I don't know but I am guessing not much. Ryancare (if I may coin the phrase) shifts costs to patients and hopes that such an approach will reduce those costs by introducing competition. Such a notion is a fantasy with no data to support it IMO. Obamacare seeks to reduce costs by stealthily, inexorably paying the healthcare sector less to provide the same amount of care that it does now, also a fantasy for the reasons you have so elegantly articulated throughout this blog. Neither plan will have much effect upon the broad metrics that matter, such as life expectancy and infant mortality, since those metrics depend more on the non fancy parts of healthcare than upon what goes on in an intensive care unit or neonatal unit.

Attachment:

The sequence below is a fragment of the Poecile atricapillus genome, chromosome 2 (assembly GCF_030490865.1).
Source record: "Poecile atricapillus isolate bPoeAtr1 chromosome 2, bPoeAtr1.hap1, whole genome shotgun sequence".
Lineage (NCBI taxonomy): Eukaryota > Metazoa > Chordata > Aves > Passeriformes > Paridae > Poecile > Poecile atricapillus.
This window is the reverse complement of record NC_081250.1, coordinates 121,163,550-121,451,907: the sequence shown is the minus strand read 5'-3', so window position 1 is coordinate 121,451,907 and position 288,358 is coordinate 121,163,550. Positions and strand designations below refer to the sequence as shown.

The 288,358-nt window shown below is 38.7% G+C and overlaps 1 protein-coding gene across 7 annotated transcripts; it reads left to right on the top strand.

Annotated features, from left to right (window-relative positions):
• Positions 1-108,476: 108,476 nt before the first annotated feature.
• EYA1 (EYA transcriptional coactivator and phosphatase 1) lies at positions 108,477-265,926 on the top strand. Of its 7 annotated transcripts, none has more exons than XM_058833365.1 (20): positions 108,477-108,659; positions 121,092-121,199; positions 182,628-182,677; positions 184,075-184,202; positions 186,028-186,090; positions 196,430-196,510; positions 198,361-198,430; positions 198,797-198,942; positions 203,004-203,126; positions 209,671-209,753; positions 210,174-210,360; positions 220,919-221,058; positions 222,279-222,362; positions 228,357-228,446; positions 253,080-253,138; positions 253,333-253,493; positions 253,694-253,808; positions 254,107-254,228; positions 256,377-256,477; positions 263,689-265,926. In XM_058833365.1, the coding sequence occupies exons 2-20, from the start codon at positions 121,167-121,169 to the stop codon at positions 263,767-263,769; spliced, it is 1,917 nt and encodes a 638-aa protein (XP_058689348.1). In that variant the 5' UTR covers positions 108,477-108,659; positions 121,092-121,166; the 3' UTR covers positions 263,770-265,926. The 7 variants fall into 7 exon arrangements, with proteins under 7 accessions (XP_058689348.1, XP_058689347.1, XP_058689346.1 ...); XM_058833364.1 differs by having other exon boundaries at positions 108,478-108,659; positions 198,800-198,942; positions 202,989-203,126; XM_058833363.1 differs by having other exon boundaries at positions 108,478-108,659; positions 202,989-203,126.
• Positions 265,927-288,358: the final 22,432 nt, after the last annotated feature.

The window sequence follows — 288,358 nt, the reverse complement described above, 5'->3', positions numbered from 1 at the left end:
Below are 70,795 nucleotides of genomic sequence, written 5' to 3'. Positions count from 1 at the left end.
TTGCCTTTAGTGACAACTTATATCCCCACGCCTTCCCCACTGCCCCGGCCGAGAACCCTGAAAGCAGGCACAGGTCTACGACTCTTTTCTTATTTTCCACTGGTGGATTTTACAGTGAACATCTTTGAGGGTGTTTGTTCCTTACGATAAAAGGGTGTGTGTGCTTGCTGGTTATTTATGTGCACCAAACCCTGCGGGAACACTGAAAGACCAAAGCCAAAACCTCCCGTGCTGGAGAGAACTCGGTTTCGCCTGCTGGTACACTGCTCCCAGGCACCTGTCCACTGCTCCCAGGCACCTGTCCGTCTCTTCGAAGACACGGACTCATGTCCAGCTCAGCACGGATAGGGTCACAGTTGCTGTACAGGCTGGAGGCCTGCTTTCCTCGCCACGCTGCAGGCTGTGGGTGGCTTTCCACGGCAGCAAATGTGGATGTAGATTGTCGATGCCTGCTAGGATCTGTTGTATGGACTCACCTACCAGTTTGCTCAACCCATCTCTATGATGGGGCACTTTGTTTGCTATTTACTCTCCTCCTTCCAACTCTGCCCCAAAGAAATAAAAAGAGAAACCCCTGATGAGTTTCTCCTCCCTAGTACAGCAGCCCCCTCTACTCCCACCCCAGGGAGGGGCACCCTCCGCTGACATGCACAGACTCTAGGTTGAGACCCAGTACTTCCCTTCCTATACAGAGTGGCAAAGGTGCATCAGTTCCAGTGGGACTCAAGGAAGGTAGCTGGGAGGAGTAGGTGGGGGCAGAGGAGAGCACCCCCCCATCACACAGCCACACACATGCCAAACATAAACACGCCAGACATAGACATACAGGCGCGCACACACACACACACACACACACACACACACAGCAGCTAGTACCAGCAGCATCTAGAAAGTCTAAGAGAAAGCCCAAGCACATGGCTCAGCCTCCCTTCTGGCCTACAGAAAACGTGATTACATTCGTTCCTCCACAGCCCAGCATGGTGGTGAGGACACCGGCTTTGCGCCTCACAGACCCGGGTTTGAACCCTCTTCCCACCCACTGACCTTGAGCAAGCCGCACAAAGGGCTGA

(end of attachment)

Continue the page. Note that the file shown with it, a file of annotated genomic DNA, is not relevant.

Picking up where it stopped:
Until we Americans all along the political spectrum can accept the simple proposition that what we get has to be paid for or we get less, no plan will matter.
November after the election will be interesting, albeit terrifying. If we actually get through the next budget crisis without blowing up our economy I'll be impressed. If the Israelis don't bomb the Iranian nuclear facilities and thus plunge the entire Middle East into chaos and the price of oil into the stratosphere I'll be stunned.